Cardiovascular diseases and cancer are the main mortality causes in Europe and all developed territories. Lycopene is a plant pigment found, amongst other things, in tomatoes, Europe’s second-most important agricultural crop. Strong supportive data from several epidemiological studies suggest that lycopene may provide important protection against cardiovascular diseases and cancer. However, lycopene content of tomatoes and processed tomato products and lycopene’s beneficial effects have not been sufficiently linked so far.
LYCOCARD is an EU-funded Integrated Project (6th Research Framework Programme) that started in April 2006, is investigating the role of lycopene in reducing the risk of cardiovascular diseases, adopting a “total food chain” approach by addressing each link in a “farm to fork” procedure for future projects to increase the understanding of diet and health.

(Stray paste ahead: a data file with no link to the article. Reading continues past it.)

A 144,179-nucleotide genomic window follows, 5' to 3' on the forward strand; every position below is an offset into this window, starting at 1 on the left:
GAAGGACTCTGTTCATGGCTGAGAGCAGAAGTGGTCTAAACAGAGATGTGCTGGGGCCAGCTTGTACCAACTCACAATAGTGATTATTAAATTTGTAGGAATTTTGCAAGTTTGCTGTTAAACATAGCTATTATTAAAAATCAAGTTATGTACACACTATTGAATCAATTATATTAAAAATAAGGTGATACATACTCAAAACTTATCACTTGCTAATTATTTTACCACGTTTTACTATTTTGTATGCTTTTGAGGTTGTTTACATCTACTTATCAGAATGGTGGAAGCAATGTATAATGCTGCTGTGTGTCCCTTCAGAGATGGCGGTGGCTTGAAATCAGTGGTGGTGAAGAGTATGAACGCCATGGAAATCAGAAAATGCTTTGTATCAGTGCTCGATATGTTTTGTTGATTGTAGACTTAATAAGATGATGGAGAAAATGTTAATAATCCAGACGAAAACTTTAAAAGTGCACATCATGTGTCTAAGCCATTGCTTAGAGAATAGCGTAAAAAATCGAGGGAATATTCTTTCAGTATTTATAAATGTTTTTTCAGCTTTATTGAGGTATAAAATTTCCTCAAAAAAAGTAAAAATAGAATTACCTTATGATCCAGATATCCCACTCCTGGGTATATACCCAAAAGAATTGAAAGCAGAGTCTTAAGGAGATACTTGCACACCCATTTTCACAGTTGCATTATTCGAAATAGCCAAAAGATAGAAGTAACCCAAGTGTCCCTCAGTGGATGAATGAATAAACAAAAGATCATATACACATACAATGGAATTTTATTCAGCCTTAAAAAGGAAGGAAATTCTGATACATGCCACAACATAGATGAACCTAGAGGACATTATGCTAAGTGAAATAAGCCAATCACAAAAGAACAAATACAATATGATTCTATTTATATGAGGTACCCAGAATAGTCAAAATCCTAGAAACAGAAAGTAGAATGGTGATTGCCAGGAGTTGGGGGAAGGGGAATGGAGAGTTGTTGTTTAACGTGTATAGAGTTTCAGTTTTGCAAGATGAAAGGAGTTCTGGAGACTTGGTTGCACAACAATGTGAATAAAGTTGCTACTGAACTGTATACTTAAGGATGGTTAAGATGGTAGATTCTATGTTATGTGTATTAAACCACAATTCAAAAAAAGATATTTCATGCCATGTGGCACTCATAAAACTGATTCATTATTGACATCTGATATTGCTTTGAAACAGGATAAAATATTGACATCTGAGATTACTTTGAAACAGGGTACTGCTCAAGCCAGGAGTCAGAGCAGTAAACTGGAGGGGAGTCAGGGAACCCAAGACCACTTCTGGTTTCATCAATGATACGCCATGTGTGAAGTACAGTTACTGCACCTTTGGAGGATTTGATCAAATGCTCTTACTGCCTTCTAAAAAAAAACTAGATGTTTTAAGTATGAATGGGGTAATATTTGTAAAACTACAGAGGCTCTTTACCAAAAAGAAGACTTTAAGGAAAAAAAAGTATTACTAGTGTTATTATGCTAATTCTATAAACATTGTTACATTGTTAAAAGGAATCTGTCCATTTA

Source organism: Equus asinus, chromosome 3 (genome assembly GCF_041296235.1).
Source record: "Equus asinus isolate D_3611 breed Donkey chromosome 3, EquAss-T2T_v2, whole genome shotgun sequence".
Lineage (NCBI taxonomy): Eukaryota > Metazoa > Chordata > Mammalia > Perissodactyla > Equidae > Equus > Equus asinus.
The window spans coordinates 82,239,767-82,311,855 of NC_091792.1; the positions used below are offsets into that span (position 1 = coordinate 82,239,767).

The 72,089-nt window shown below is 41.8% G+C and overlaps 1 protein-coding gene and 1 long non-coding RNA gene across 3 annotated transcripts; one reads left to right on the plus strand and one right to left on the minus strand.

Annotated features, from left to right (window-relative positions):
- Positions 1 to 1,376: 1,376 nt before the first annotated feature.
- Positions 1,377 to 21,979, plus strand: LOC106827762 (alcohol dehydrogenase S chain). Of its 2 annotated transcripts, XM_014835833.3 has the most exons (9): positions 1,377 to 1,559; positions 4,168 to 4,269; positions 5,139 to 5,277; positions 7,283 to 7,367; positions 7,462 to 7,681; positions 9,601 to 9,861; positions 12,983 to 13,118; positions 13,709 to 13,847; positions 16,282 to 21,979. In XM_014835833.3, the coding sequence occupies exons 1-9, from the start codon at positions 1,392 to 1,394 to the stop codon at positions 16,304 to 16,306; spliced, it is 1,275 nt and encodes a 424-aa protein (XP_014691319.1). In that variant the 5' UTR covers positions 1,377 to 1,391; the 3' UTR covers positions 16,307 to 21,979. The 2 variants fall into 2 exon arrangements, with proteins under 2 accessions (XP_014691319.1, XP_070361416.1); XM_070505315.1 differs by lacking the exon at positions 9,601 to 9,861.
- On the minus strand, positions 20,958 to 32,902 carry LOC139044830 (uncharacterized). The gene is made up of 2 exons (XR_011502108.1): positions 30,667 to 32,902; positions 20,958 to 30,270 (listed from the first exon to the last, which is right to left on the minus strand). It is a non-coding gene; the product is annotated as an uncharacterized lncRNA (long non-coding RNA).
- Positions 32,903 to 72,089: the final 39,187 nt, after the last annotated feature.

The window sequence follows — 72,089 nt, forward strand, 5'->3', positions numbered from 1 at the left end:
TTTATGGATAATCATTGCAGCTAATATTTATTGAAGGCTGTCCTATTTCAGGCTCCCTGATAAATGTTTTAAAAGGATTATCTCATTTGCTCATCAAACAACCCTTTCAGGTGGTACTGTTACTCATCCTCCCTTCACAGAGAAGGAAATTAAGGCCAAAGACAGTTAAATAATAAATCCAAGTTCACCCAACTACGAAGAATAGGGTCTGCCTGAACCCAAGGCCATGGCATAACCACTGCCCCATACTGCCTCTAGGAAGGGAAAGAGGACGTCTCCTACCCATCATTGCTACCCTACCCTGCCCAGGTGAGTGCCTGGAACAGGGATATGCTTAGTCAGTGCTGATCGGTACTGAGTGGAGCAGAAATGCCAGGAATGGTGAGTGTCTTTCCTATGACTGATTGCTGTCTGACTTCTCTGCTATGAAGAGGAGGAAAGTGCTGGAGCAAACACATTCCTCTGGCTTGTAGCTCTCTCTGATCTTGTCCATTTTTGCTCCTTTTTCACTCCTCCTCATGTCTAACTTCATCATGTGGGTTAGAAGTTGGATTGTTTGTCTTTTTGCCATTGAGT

Specifically, LYCOCARD’s multidisciplinary, intersectorial consortium (15 partners from 6 countries) of scientists, technologists, and patient organisations will clarify the following points: Effects of technological processing on lycopene, interactions between different food ingredients, molecular aspects of absorption and metabolism of lycopene, biological effects of lycopene isomers and lycopene metabolites.
This information will lead to improved nutritional guidelines and healthy new foods based on tomatoes and other dietary sources containing lycopene. These novel dietary guidelines will help consumers to select specific diets, which protect them against disease risk.
LYCOCARD will therefore improve the health of European consumers and reduce the costs of health systems, while also significantly advancing the state-of-the-art.
In addition, increasing the demand for newly developed health-related tomato products will strengthen the position of the European food industry. Research activities in the previous three years, within a good working atmosphere, have had a promising start.
Future articles will describe the results and progress of the project.